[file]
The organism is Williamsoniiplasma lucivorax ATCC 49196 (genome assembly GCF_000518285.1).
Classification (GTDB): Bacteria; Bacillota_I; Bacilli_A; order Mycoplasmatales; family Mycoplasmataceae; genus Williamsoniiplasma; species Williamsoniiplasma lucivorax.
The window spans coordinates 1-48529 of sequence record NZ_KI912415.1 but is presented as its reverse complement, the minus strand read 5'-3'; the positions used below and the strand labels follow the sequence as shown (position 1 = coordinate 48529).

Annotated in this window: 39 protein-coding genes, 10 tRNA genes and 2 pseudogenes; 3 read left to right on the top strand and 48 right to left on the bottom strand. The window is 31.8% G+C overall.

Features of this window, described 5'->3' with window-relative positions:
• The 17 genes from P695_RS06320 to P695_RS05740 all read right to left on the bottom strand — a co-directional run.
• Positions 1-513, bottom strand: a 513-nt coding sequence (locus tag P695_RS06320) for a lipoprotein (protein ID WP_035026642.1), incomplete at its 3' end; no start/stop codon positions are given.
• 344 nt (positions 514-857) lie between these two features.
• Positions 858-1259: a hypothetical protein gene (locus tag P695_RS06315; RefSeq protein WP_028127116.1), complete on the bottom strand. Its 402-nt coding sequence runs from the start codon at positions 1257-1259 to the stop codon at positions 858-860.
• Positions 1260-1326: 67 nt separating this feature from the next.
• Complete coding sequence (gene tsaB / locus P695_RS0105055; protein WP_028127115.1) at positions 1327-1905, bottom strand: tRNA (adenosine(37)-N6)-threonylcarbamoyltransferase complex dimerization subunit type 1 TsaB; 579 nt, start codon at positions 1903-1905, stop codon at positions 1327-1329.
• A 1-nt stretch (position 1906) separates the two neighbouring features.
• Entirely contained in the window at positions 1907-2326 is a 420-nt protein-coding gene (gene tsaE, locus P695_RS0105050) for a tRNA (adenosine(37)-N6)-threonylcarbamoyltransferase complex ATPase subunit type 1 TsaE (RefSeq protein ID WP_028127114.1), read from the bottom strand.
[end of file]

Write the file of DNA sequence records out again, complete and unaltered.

The organism is Williamsoniiplasma lucivorax ATCC 49196 (genome assembly GCF_000518285.1).
Classification (GTDB): Bacteria; Bacillota_I; Bacilli_A; order Mycoplasmatales; family Mycoplasmataceae; genus Williamsoniiplasma; species Williamsoniiplasma lucivorax.
The window spans coordinates 1-48529 of sequence record NZ_KI912415.1 but is presented as its reverse complement, the minus strand read 5'-3'; the positions used below and the strand labels follow the sequence as shown (position 1 = coordinate 48529).

Annotated in this window: 39 protein-coding genes, 10 tRNA genes and 2 pseudogenes; 3 read left to right on the top strand and 48 right to left on the bottom strand. The window is 31.8% G+C overall.

Features of this window, described 5'->3' with window-relative positions:
• The 17 genes from P695_RS06320 to P695_RS05740 all read right to left on the bottom strand — a co-directional run.
• Positions 1-513, bottom strand: a 513-nt coding sequence (locus tag P695_RS06320) for a lipoprotein (protein ID WP_035026642.1), incomplete at its 3' end; no start/stop codon positions are given.
• 344 nt (positions 514-857) lie between these two features.
• Positions 858-1259: a hypothetical protein gene (locus tag P695_RS06315; RefSeq protein WP_028127116.1), complete on the bottom strand. Its 402-nt coding sequence runs from the start codon at positions 1257-1259 to the stop codon at positions 858-860.
• Positions 1260-1326: 67 nt separating this feature from the next.
• Complete coding sequence (gene tsaB / locus P695_RS0105055; protein WP_028127115.1) at positions 1327-1905, bottom strand: tRNA (adenosine(37)-N6)-threonylcarbamoyltransferase complex dimerization subunit type 1 TsaB; 579 nt, start codon at positions 1903-1905, stop codon at positions 1327-1329.
• A 1-nt stretch (position 1906) separates the two neighbouring features.
• Entirely contained in the window at positions 1907-2326 is a 420-nt protein-coding gene (gene tsaE, locus P695_RS0105050) for a tRNA (adenosine(37)-N6)-threonylcarbamoyltransferase complex ATPase subunit type 1 TsaE (RefSeq protein ID WP_028127114.1), read from the bottom strand.